“I’ll only be miserable without her.” He sighs and turns to reel in his useless line. “I’ll probably marry her someday. I’m just not ready right now. I want it to be the right time for both of us.”

As he sets the pole down, I ask, “What happens if you knock her up?”

Finn vacantly blinks, looking past me to the bridge, considering that scenario. Hadn’t he thought of it before? Finally, he mumbles, “We’ll cross that bridge if we have to.”

“It’d be too late. She would need you to be there for her. Permanently.”

He resolutely says, “And I would be. Nothing would change that.”

“Not even a kid?”

“No.”

“So, you wouldn’t break up with Hadley or abandon her over her being pregnant?”

He throws me an annoyed look. “Never.”

I keep going, searching for his breaking point where he’ll fuck up, and I’ll have to hate him. “If that happened, and Hadley said she really needs for you two to get married, would you marry her then, even if you weren’t ready?”

Finn doesn’t hesitate. “Absolutely. No second thought. I’d take her to the courthouse or elope to Vegas. Whichever is faster.”

Again, we quietly stare at each other with the shouts of people hanging out on the grainy beach, and the unbroken buzz of cars on the bridge, lightly humming in the distance.

Finn asks, “Did I finally pass your test?”

Regarding him with new respect, I ultimately nod. “Yeah. Promise me you won’t hurt her, and that you’ll give Hadley what she needs. Don’t make me have to rip your heart out for smashing hers.”

He shakes his head, the wind briefly whipping sharply around us. “I won’t hurt her. I promise.”

I nod behind me. “Speaking of crossing bridges, do you think you could jump that? Is it as high as your other one?”

A relieved smile pops onto his face, and he explains, “The Chesapeake is nowhere near as high as New River, which is at eight hundred and seventy-six feet.”

“No wonder Hadley nearly castrated you.”

“Yeah. At that point right there,” he squints at it, his eyes assessing, “it’s only about sixty feet. I imagine even its highest point is under two hundred feet, which would be child’s play, jumping with a bungee, if it weren’t illegal. And even if I were permitted to, I wouldn’t BASE jump from that. The time to open my chute is minimal, and the risk of death is optimal. I love taking risks, but even I know my limits. I’m not crazy. I know what I have to lose.”

I retort, “Yeah, your life.”

He crooks an eyebrow. “In more ways than one.”

I look at the bridge, impressed with his answers, and feeling oddly satisfied that he fought to prove he’s in it for the long haul with my sister.

Finn asks, “Is that a lighthouse in the water?”

He puts his sunglasses back on as I look to where he’s indicating. “Yeah. Sandy Point Shoal Lighthouse.”

“Near Cape Henlopen in Delaware, there’re two lighthouses close together in Delaware Bay.”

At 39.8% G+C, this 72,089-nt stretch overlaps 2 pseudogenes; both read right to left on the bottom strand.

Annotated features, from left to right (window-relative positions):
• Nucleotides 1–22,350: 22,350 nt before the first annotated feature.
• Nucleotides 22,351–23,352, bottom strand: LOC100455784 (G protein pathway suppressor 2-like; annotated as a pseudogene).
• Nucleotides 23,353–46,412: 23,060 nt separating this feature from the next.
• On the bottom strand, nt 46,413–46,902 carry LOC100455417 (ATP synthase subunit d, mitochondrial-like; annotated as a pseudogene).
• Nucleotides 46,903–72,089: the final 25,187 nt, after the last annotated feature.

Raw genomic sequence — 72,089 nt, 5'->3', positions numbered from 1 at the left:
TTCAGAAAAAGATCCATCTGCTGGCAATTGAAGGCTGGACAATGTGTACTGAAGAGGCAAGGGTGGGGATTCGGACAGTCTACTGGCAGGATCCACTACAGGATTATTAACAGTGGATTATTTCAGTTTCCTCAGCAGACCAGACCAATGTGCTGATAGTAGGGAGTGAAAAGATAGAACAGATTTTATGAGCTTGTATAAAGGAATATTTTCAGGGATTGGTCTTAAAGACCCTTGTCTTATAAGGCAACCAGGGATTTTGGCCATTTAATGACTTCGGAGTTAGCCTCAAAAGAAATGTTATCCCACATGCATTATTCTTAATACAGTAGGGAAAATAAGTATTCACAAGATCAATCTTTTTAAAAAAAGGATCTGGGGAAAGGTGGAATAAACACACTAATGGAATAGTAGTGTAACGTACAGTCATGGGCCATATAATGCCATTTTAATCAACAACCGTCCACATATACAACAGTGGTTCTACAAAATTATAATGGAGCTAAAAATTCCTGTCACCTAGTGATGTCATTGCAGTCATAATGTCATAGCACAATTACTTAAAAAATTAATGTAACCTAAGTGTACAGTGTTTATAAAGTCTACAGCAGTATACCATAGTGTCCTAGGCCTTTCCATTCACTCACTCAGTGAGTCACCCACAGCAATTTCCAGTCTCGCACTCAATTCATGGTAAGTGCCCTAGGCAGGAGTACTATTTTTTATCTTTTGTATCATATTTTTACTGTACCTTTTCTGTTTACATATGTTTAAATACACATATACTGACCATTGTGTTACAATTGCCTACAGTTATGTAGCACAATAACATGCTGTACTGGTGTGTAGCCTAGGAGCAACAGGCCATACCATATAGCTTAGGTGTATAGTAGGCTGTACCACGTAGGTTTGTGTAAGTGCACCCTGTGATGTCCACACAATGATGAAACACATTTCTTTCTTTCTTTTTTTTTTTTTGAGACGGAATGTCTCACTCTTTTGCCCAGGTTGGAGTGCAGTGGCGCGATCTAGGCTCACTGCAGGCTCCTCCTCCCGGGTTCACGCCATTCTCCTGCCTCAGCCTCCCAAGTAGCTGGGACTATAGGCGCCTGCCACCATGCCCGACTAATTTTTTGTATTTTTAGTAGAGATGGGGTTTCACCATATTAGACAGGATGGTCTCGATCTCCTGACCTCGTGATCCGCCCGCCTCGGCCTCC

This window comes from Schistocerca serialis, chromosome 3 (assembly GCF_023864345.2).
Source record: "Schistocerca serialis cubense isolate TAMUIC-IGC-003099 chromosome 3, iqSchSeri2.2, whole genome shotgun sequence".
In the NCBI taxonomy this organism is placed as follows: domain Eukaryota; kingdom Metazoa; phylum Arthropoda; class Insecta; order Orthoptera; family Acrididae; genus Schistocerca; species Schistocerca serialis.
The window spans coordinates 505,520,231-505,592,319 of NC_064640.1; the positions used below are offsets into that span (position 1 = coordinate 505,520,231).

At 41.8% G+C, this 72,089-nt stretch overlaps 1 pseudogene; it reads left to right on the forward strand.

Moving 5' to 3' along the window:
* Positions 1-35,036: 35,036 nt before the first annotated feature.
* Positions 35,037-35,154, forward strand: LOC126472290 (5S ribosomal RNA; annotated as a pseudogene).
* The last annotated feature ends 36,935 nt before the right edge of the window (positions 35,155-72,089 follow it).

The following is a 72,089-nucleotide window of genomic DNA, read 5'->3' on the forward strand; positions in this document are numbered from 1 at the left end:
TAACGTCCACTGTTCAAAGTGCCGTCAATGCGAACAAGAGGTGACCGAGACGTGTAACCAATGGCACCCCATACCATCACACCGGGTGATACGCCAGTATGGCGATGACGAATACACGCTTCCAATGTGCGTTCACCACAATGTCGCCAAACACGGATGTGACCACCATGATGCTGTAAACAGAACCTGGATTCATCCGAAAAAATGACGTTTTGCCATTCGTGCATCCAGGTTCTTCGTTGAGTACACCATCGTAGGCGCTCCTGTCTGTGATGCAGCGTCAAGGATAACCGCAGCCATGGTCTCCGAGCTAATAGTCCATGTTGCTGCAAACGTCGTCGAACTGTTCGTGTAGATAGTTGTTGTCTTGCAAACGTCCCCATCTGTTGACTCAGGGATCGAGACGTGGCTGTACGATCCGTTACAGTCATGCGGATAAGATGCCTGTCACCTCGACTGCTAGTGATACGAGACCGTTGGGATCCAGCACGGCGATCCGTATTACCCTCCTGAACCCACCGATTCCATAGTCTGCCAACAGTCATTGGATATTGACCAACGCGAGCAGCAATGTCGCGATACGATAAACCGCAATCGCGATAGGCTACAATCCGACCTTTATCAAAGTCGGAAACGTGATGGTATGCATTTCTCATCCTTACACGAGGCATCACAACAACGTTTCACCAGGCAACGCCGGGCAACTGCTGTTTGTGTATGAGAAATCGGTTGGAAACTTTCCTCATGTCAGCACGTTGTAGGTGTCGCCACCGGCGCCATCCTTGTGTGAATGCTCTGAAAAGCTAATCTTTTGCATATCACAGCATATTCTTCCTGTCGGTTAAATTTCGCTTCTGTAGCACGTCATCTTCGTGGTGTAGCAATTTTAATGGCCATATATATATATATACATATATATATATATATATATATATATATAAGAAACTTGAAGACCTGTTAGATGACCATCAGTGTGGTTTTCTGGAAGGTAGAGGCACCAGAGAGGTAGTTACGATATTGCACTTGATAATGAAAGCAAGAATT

“That’s weird.”

“They were used to mark the breakwater into the harbor.”

“Oh,” I reply, trying not to sound too bored.

After a minute, he reiterates, “I guess, to put it another way, if I lost Hadley, I wouldn’t care about the risks of BASE jumping from lower heights anymore.”

An awkward silence ensues. Finn clears his throat, and I change the subject. “If Dash doesn’t catch a fish, he voluntarily jumps into the bay. It’s become a tradition.”

“So, if I catch more than you, I go in, and if I don’t catch any, I still go in?”

“Yep, so you’re screwed either way.” I stop myself from elaborating with a sexual comment because the person he’s currently screwing happens to be my damn sister.

He grins. “You’re not my type.”

Smartass.

When we got home, Hadley informed us that Dad was running an errand and would meet us at Grandma and Grandpa’s for dinner. I gave Finn the hallway bathroom, and I took my dad’s.

Walking past my sister’s room on the way to mine, I hear Hadley whispering, “What’s wrong?”

Finn whispers, “Nothing.”

The sound of kissing makes me want to run until I hear Finn quietly say, “Becks, come on. We can’t.”

“Why not? I can see how much you want to.”

“We’re not alone.”

“He’s in the shower. We can make it fast.”

He sounds offended. “Not that fast.”

“Finnigan Wilder, don’t you want me?”

More lip-smacking, and I hear the protests of the bed as one, or both get on it. Their heavy breathing is heard with incoherent whispering and swift rustling.

I take the opportunity to sharply knock on the door.

Finn whispers, “Damn it.” I instantly grin.

Hadley breathlessly asks, “What, Jared?”

I cross my arms and lean against the doorframe. “Are you ready to go?”

“Um, no. Why don’t we meet you there?” Figures.

I sigh, knowing Finn hears me, but since he impressed me today, I give him a reprieve. “Okay. Just make sure you use a condom for fuck’s sake and don’t scream too loud. We have neighbors.”

As I walk away, Hadley laughingly yells, “Jared!”

Damn. I need an actual challenge.

Continue Reading Next Chapter

About Us

Inkitt is the world’s first reader-powered publisher, providing a platform to discover hidden talents and turn them into globally successful authors. Write captivating stories, read enchanting novels, and we’ll publish the books our readers love most on our sister app, GALATEA and other formats.